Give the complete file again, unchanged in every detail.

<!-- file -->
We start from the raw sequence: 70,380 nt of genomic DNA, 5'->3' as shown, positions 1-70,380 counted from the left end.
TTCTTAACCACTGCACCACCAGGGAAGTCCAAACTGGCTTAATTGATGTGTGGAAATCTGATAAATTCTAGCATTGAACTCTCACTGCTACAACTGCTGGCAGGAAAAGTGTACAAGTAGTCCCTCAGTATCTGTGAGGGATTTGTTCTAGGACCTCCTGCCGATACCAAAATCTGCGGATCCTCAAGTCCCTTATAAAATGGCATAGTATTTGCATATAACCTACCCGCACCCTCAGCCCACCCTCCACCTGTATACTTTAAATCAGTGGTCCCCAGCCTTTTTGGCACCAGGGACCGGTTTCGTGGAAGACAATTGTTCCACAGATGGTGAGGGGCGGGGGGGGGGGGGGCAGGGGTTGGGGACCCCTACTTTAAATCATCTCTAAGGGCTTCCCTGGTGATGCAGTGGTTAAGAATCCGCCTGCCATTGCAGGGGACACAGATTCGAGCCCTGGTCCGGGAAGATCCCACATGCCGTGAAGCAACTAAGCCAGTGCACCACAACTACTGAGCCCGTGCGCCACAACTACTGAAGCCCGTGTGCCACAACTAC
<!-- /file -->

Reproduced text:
We start from the raw sequence: 70,380 nt of genomic DNA, 5'->3' as shown, positions 1-70,380 counted from the left end.
TTCTTAACCACTGCACCACCAGGGAAGTCCAAACTGGCTTAATTGATGTGTGGAAATCTGATAAATTCTAGCATTGAACTCTCACTGCTACAACTGCTGGCAGGAAAAGTGTACAAGTAGTCCCTCAGTATCTGTGAGGGATTTGTTCTAGGACCTCCTGCCGATACCAAAATCTGCGGATCCTCAAGTCCCTTATAAAATGGCATAGTATTTGCATATAACCTACCCGCACCCTCAGCCCACCCTCCACCTGTATACTTTAAATCAGTGGTCCCCAGCCTTTTTGGCACCAGGGACCGGTTTCGTGGAAGACAATTGTTCCACAGATGGTGAGGGGCGGGGGGGGGGGGGGCAGGGGTTGGGGACCCCTACTTTAAATCATCTCTAAGGGCTTCCCTGGTGATGCAGTGGTTAAGAATCCGCCTGCCATTGCAGGGGACACAGATTCGAGCCCTGGTCCGGGAAGATCCCACATGCCGTGAAGCAACTAAGCCAGTGCACCACAACTACTGAGCCCGTGCGCCACAACTACTGAAGCCCGTGTGCCACAACTAC